chapter 3

A fortnight later, Jekyll hosts a grand dinner gathering. Utterson remains post-event for a private discussion. They touch upon the will, and Jekyll attempts to jest about it. However, he turns ashen when Utterson reveals he's been "learning something of young Hyde." Jekyll clarifies that Hyde's situation is unique and discussion won't resolve it. He firmly states that "the moment I choose, I can be rid of Mr. Hyde." Yet, Jekyll underscores his current fascination with Hyde and his intent to continue supporting him. He makes Utterson swear to fulfill his last will and testament.

chapter 4

A year passes and a maid, perched by her window in the early morning, observes a murder on the street beneath. A diminutive, sinister man, recognizable as Mr. Hyde, violently beats an elderly man to death with a stick after a brief exchange of greetings. The victim, identified by lawyer Utterson as his client Sir Danvers Carew, a well-liked Parliament member, has a letter in his possession addressed to Utterson. Utterson, retaining Hyde's address, escorts the police to a rundown dwelling in a seedy part of the city. He muses on the bizarre fact that the person who lives in such destitution is the beneficiary of Henry Jekyll's wealth. Hyde's unpleasant landlady allows them entry but Hyde is absent. They discover the murder tool and burned remnants of Hyde's checkbook. An inquiry at the bank uncovers that Hyde still maintains an account there. The inspector reckons he just needs to wait for Hyde to surface for a withdrawal. But Hyde remains elusive in the following days and weeks; he has no known relatives or allies, and the descriptions from those who have seen him are inconsistent, except for the unanimous agreement on his malevolent appearance.

chapter 5

Utterson visits Jekyll and discovers him looking gravely sick in his lab. Jekyll quickly declares Hyde's departure and the termination of their association, reassuring Utterson that Hyde is untraceable by the authorities. He presents Utterson with a letter from Hyde that he fears could tarnish his image if given to the police. The letter states Hyde's plan to evade capture and his gratitude towards Jekyll's munificence, while also acknowledging his own unworthiness. Utterson questions whether Hyde was behind the unusual conditions of Jekyll's will, which ensures Hyde inherits everything should Jekyll "disappear". Upon Jekyll's confirmation, Utterson warns him about the likelihood of Hyde intending murder and expresses relief that Jekyll escaped harm. He then takes the letter and leaves. As Utterson leaves, he encounters Poole, the butler, and inquires about the person who delivered the letter. Poole, surprised, denies any knowledge of special mail deliveries. Later that evening, while unwinding with a few drinks, Utterson discusses the letter with his reliable clerk, Mr. Guest, who is skilled in handwriting analysis. Comparing the letter to Jekyll's writing, Guest suggests that both were written by the same person, but Hyde's is skewed to create distinction. Utterson is startled upon realizing that Jekyll might have falsified a letter for a criminal.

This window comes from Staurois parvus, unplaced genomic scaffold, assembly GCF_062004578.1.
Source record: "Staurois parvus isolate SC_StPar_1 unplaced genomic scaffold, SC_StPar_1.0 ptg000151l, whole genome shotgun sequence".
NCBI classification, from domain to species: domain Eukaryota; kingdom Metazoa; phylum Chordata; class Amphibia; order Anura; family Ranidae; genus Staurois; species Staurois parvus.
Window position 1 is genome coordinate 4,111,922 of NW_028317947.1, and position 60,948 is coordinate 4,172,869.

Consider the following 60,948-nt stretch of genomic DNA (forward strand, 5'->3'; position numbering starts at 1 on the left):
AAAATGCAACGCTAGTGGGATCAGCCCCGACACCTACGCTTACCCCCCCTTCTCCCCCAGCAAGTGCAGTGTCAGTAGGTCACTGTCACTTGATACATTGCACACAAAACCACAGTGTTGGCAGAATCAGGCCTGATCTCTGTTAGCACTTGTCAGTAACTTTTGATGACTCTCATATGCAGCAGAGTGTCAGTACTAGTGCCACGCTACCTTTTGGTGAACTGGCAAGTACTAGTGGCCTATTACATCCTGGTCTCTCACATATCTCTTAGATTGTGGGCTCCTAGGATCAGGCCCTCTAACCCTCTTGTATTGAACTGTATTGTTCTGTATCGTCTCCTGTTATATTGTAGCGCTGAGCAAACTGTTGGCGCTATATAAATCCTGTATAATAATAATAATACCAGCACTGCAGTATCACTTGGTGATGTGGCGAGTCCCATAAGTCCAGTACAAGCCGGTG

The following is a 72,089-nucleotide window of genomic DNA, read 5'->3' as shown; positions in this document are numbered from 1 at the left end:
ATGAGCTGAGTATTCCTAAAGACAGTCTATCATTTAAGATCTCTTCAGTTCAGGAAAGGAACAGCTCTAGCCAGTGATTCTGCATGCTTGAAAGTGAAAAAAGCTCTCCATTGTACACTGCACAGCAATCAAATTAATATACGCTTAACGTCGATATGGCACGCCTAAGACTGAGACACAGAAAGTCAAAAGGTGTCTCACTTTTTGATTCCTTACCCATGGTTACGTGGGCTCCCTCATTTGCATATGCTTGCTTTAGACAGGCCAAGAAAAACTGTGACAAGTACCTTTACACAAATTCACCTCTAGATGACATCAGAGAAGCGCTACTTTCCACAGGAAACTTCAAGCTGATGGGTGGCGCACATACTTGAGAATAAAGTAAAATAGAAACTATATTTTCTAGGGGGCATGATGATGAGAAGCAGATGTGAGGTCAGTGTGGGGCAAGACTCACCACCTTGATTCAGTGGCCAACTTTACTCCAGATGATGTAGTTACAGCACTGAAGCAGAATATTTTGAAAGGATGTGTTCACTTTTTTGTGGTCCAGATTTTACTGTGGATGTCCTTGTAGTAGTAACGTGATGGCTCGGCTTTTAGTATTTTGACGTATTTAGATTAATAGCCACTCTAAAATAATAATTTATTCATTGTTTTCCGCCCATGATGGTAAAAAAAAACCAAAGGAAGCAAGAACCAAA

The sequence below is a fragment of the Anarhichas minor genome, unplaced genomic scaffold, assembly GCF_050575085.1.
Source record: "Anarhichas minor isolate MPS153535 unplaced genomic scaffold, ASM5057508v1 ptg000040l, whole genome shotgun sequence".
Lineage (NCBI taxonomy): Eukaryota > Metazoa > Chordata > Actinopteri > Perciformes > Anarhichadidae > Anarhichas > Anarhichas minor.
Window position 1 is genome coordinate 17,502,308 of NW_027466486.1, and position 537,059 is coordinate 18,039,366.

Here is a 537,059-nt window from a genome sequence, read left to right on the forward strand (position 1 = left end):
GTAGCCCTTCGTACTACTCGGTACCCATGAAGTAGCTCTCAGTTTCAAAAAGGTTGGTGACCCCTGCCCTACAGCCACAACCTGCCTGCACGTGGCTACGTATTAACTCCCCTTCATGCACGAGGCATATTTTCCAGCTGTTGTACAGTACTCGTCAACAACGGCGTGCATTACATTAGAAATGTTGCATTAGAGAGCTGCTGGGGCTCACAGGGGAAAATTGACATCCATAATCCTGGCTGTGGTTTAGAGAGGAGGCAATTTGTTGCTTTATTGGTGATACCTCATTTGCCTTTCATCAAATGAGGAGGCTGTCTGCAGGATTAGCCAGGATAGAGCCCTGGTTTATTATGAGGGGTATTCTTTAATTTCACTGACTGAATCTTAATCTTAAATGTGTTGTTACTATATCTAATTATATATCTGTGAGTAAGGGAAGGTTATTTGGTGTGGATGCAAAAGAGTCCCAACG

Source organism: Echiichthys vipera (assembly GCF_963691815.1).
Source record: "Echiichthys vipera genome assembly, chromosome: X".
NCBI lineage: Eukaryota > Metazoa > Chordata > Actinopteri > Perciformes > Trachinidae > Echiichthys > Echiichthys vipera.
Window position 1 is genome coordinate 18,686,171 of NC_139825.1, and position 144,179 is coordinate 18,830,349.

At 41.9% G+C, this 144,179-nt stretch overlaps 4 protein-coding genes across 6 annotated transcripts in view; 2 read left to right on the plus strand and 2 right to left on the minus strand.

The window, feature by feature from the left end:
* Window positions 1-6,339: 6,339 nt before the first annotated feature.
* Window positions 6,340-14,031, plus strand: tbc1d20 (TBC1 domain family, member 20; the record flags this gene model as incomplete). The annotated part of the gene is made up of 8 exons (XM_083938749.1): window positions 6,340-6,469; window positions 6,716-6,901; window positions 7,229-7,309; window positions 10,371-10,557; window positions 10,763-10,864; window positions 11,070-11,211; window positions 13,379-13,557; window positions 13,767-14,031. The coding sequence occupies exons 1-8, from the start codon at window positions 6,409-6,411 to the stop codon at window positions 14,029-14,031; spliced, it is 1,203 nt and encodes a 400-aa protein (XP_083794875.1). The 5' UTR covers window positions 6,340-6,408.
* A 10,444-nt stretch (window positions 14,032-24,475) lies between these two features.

chapter 6

Jekyll seems to regain his health and sociability after Hyde's disappearance, and even throws a dinner party attended by Utterson and Lanyon. A few days post-party, Jekyll starts declining visitors, puzzling Utterson. Concerned, Utterson visits Lanyon, only to find him gravely ill and distressed after a major shock. Lanyon expects to die soon, and cryptically hints about a terrible truth that Utterson will discover once he's gone. He adamantly refuses to talk about Jekyll. Utterson writes to Jekyll about being denied entry and the rift with Lanyon. Jekyll replies, acknowledging Lanyon's sentiments and announcing self-seclusion due to an unmentioned penalty. Lanyon dies weeks later. Post-funeral, Utterson uncovers a letter from Lanyon, to be unsealed only after Jekyll's death. Utterson, out of professional integrity, sets it aside. As days turn into weeks, Utterson's visits to Jekyll dwindles, consistently being denied access by the butler.

chapter 7

On a particular Sunday, Utterson and Enfield are out for their usual walk. As they pass the door where Hyde once retrieved Jekyll’s check, Enfield comments on the recent murder. He believes that the incident, which started with Hyde's trampling, is now over since Hyde is nowhere to be seen in London. He also reveals that Jekyll’s house is connected to the dilapidated laboratory they walk by. The two friends pause to look into Jekyll's house, with Utterson expressing worry over Jekyll's wellbeing. Unexpectedly, they see Jekyll by the window, taking in some fresh air. Jekyll confesses that he’s feeling “very low," prompting Utterson to suggest a walk for better blood flow. However, Jekyll declines, stating his inability to leave the house. Suddenly, their casual chat is interrupted as Jekyll shows a terrified expression, hurriedly closes the window, and disappears. The two men leave, stunned into silence.

chapter 8